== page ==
Largest Spread Upset: 18 points

Super Bowl 3 (Jets-Colts)

Pretty fitting. The first game to actually be called the “Super Bowl” produces the biggest upset in the game’s history. You thought the lead-up to Bortles-Brady was fun? Joe Namath, as a 18-point dog, guaranteed victory three days before kick … then never won another playoff game the rest of his career (cue John Malkovich).


Largest O/U Differential: 29 points

Super Bowl 13 (Steelers-Cowboys)

The over/under was set at 37, which at the time was very appropriate considering only two totals had been set at 40 or higher up to this point. The Steelers won the game 35-31, which went over the total of 37 by 29 points. The 66 total points scored by both teams is still the fourth-most points ever scored in the Super Bowl.


Point Spread Push: 2 games

Super Bowl 31 (Packers-Patriots) and Super Bowl 34 (Rams-Titans)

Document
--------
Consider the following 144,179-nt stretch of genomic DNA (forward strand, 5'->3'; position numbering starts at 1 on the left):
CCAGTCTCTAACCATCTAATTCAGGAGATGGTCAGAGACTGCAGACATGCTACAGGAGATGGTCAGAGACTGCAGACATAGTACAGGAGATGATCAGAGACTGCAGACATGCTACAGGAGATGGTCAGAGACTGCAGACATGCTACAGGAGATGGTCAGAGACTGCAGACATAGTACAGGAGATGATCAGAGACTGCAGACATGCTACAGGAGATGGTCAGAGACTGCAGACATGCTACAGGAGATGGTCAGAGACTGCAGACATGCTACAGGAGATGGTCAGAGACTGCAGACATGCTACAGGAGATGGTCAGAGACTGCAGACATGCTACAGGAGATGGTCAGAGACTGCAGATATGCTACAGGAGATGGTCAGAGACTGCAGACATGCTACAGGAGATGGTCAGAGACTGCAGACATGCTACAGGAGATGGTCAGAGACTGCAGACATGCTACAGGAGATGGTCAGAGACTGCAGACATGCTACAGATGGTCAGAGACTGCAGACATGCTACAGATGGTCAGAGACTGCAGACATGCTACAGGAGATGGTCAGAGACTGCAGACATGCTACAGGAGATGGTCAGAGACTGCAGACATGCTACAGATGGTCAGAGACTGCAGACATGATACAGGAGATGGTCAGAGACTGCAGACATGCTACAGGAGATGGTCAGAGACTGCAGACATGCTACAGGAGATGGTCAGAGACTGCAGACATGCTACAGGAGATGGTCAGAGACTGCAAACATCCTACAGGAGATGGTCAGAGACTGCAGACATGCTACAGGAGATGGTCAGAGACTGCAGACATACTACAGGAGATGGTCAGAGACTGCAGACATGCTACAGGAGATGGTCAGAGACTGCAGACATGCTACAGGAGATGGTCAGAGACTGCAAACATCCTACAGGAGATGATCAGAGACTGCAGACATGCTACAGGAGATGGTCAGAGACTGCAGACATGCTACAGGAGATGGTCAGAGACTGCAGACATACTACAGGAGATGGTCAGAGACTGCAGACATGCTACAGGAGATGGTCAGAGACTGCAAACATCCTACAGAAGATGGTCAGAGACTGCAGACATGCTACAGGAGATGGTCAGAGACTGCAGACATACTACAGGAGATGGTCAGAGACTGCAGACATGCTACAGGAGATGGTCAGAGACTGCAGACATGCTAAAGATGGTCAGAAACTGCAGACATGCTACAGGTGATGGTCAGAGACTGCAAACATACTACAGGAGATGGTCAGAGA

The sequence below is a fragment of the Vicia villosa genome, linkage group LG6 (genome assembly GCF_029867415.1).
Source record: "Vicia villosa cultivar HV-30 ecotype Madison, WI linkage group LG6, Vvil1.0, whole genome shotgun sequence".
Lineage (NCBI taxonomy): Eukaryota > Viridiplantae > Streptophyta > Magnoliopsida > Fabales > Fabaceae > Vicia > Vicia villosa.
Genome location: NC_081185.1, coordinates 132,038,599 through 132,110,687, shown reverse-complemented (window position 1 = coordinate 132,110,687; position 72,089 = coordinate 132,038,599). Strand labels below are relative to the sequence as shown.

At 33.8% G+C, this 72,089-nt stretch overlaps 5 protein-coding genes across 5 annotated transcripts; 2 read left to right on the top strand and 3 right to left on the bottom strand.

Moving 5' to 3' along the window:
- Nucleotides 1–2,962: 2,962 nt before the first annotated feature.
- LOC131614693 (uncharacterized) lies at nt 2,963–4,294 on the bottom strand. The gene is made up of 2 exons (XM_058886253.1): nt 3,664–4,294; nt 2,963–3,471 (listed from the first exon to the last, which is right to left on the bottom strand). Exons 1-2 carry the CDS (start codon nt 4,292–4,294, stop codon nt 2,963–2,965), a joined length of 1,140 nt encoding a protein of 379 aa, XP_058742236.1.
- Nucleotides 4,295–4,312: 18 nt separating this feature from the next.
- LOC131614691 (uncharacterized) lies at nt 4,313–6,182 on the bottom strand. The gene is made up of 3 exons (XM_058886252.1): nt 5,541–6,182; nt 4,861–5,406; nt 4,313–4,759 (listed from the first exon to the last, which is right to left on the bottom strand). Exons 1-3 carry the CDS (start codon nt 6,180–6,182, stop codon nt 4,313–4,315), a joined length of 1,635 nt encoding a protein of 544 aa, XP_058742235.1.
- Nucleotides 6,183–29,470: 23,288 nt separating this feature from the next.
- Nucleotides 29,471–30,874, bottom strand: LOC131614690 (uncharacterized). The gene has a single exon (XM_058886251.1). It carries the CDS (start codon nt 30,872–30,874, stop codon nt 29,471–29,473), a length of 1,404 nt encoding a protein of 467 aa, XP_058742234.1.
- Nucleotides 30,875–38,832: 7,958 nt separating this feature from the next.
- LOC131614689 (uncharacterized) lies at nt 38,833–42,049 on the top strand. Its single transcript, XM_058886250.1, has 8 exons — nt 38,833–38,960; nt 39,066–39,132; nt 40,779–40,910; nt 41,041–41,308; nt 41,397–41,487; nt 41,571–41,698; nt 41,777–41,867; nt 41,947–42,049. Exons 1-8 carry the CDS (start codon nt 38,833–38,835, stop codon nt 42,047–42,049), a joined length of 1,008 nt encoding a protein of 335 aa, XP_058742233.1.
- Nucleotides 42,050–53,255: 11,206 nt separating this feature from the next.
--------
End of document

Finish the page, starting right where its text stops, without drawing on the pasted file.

In Super Bowl 31, the Packers were 14-point favorites against the Patriots. They defeated New England 35-21, becoming the first Super Bowl in history to push the closing point spread. Green Bay backers had a chance late, but Chris Jacke missed a 47-yard field goal with about four minutes left.

Three years later it happened again. The Rams were 7-point favorites against the Titans when Tennessee got to the goal-line before McNair-to-Dyson fell just short. Rams won 23-16, pushing the spread for the second time in Super Bowl history.


Over/Under Push: 1 game

Super Bowl 33 (Broncos-Falcons)

Broncos-Falcons in Super Bowl 33 was the only game in history to push the total. Denver beat Atlanta 34-19, scoring 53 total points without either team scoring a single point in the 3rd quarter. Both teams erupted for 30 points in the 4th quarter, including 17 points from John Elway and Co., burning the souls of under bettors everywhere.


Largest Spread: 18 points

Super Bowl 3 (Jets-Colts) and Super Bowl 29 (49ers-Chargers)

The two quarterbacks on both favorites that induced these high point spreads – Johnny Unitas (Colts) and Steve Young (49ers) – were probably more interesting than the teams themselves. In Super Bowl 3, the Colts ended up on the wrong end of the biggest upset in history. In Super Bowl 29, Steve Young threw for six touchdowns, including four in the first half en route to a trouncing of the Chargers.